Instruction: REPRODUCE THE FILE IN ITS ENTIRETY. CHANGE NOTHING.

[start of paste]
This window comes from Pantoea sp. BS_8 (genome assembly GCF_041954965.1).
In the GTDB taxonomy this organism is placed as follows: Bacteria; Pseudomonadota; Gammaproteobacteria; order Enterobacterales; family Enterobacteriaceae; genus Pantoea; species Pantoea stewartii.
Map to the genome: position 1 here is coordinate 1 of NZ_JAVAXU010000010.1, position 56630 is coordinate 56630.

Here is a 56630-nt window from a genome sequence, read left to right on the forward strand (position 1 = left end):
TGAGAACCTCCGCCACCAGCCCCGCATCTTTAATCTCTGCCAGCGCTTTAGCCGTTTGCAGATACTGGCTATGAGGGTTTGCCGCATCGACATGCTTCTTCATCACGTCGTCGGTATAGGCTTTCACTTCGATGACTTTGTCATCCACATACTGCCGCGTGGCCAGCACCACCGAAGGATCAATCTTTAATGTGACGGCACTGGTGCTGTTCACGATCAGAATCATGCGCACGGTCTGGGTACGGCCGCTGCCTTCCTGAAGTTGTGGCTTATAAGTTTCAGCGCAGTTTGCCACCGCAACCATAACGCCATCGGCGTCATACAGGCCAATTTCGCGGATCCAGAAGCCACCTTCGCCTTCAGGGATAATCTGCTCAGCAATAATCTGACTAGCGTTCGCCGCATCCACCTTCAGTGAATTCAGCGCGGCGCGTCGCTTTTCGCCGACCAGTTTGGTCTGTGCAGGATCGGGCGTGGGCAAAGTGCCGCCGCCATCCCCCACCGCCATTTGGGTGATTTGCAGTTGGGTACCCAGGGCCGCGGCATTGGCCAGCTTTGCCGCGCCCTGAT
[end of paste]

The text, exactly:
This window comes from Pantoea sp. BS_8 (genome assembly GCF_041954965.1).
In the GTDB taxonomy this organism is placed as follows: Bacteria; Pseudomonadota; Gammaproteobacteria; order Enterobacterales; family Enterobacteriaceae; genus Pantoea; species Pantoea stewartii.
Map to the genome: position 1 here is coordinate 1 of NZ_JAVAXU010000010.1, position 56630 is coordinate 56630.

Here is a 56630-nt window from a genome sequence, read left to right on the forward strand (position 1 = left end):
TGAGAACCTCCGCCACCAGCCCCGCATCTTTAATCTCTGCCAGCGCTTTAGCCGTTTGCAGATACTGGCTATGAGGGTTTGCCGCATCGACATGCTTCTTCATCACGTCGTCGGTATAGGCTTTCACTTCGATGACTTTGTCATCCACATACTGCCGCGTGGCCAGCACCACCGAAGGATCAATCTTTAATGTGACGGCACTGGTGCTGTTCACGATCAGAATCATGCGCACGGTCTGGGTACGGCCGCTGCCTTCCTGAAGTTGTGGCTTATAAGTTTCAGCGCAGTTTGCCACCGCAACCATAACGCCATCGGCGTCATACAGGCCAATTTCGCGGATCCAGAAGCCACCTTCGCCTTCAGGGATAATCTGCTCAGCAATAATCTGACTAGCGTTCGCCGCATCCACCTTCAGTGAATTCAGCGCGGCGCGTCGCTTTTCGCCGACCAGTTTGGTCTGTGCAGGATCGGGCGTGGGCAAAGTGCCGCCGCCATCCCCCACCGCCATTTGGGTGATTTGCAGTTGGGTACCCAGGGCCGCGGCATTGGCCAGCTTTGCCGCGCCCTGAT